The rupee is currently under stress as the rupee has depreciated by 3.2% against the dollar. And there are two important reasons for this, firstly the crisis between Russia and Ukraine and secondly the US is considering increasing its interest rates.
What is currency depreciation
When the value of a currency weakens in relation to another currency, through market forces such as the demand and supply of foreign currency, we call it currency depreciation. Similarly, if it weakens due to some administrative action, then we call it devaluation. Although the process of depreciation and depreciation are different, the results are the same. Till 1993, India followed devaluation but after that currency depreciation and currency depreciation depended on the market. China still follows the devaluation process.
What are the effects of currency fluctuations?
Currency fluctuations depend on the inflow and outflow of foreign currencies, which include external trade, foreign investment, two-way remittances and foreign aid. The rupee has been volatile due to the actions of foreign institutional investors since 1996, when India opened its capital markets. The depreciation that is being seen right now is the withdrawal of foreign institutional investors from the Indian market due to the decision of the Federal Bank of America to reduce the interest rate and the crisis between Russia and Ukraine. High oil prices and commodities are also an important factor.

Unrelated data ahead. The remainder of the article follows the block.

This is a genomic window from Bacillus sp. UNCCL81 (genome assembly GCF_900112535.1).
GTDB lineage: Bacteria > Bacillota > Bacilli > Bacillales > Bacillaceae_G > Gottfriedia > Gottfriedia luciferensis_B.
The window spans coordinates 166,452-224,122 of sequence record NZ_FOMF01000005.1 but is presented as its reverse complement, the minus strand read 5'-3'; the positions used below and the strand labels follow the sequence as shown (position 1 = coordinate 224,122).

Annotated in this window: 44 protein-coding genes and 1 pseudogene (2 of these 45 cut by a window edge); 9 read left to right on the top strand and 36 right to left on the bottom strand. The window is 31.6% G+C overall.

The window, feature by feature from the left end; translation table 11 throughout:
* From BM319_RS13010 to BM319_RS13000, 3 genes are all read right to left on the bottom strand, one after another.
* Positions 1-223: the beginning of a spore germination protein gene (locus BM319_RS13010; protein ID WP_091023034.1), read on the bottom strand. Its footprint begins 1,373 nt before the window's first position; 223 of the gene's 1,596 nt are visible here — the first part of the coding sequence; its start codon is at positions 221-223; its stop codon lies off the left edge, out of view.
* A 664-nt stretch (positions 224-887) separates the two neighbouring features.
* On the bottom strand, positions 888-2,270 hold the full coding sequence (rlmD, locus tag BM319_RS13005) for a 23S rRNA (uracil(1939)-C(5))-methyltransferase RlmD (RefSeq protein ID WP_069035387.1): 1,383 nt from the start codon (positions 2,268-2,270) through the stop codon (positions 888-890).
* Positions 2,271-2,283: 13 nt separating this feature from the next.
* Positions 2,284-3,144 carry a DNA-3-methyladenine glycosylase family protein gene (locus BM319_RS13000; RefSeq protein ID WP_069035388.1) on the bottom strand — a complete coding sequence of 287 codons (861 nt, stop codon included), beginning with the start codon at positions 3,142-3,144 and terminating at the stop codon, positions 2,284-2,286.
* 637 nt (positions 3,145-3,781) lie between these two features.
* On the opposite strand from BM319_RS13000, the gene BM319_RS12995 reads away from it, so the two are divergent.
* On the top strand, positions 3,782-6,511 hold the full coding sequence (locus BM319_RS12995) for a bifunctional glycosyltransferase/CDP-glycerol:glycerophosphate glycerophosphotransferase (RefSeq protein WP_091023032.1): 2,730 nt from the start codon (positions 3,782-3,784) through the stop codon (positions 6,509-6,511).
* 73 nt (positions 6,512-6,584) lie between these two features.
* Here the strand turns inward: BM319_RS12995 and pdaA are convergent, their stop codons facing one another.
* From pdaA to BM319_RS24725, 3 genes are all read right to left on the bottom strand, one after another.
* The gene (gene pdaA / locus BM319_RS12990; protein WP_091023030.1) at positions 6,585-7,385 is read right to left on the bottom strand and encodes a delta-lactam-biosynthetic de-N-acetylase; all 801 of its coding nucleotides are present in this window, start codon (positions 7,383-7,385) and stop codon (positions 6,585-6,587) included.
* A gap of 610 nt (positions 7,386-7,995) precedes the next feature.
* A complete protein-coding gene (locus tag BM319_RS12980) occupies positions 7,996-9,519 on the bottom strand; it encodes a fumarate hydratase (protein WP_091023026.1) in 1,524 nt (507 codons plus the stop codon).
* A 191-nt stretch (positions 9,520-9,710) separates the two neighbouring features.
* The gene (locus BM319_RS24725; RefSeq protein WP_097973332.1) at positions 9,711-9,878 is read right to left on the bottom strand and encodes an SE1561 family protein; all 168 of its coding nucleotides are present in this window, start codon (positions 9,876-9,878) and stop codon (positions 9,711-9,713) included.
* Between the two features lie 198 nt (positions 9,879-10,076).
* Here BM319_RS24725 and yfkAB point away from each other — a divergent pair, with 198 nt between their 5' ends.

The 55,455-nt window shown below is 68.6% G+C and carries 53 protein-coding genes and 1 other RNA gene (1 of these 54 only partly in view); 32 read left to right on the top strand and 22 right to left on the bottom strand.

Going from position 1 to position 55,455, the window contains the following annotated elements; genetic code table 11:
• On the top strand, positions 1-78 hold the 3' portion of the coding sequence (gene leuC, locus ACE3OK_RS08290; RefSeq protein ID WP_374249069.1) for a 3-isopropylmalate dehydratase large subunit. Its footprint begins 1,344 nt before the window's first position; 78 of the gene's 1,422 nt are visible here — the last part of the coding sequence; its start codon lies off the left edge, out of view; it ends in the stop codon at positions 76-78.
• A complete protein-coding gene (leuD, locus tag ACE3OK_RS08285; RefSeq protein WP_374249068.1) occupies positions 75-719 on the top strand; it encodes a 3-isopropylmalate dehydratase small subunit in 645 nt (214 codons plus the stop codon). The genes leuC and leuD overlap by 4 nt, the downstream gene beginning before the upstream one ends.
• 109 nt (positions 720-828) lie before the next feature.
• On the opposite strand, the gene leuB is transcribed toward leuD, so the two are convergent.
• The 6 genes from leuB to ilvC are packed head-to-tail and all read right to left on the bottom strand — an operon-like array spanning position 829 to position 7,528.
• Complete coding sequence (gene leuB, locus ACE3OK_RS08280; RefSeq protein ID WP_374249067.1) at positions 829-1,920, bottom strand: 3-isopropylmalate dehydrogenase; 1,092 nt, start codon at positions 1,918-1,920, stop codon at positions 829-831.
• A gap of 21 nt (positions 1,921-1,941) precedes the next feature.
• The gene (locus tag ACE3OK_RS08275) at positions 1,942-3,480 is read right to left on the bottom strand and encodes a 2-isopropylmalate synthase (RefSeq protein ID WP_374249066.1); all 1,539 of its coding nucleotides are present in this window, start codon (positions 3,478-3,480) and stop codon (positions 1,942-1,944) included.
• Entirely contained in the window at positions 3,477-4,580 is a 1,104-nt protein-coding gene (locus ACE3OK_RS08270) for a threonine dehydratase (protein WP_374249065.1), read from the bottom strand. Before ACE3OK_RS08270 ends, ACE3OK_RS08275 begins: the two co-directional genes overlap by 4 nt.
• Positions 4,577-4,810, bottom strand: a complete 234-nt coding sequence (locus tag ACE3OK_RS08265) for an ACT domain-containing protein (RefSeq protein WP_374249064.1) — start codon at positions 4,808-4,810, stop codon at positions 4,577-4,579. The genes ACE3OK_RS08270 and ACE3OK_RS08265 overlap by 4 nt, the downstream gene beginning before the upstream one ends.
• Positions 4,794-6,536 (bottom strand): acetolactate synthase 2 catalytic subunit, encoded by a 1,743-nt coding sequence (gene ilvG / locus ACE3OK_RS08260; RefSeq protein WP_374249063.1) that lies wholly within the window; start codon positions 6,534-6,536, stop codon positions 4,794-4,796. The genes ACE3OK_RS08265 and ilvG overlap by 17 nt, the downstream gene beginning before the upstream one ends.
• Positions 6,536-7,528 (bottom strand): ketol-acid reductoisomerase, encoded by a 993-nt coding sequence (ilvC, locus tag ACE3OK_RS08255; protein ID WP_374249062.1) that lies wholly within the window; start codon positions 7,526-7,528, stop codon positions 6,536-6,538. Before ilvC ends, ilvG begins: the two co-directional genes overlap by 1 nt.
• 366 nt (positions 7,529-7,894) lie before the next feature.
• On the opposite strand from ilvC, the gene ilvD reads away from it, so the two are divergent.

On March 8, the rupee opened at ₹ 76.984 and after this, RBI handled this situation and did a swap auction of $5 billion on the same day. The rupee has depreciated 3.5% against the dollar and is the worst period since the 2008 economic crisis.
Under normal circumstances, depreciation helps exports. RBI has also stopped providing assistance to exports. India's import has been badly affected whether it is import of crude oil or other essential commodities. The price of crude oil fixed by OPEC countries is $127.93 per barrel, on March 8, the price of $ 1 was ₹ 76, due to which the price of crude oil was ₹ 9,836.53 per barrel, and on February 28, the price of $ 1 was ₹ 75, due to which Crude oil prices stood at ₹ 9,657.81 per barrel.
The effect of this whole episode will be on the economy in such a way that the current account deficit will increase, foreign exchange reserves will decrease and the rupee will weaken. Cost-push inflation will also increase due to rise in crude oil prices and increase in imports of other essential commodities. Simply put, this can increase the fiscal deficit even more.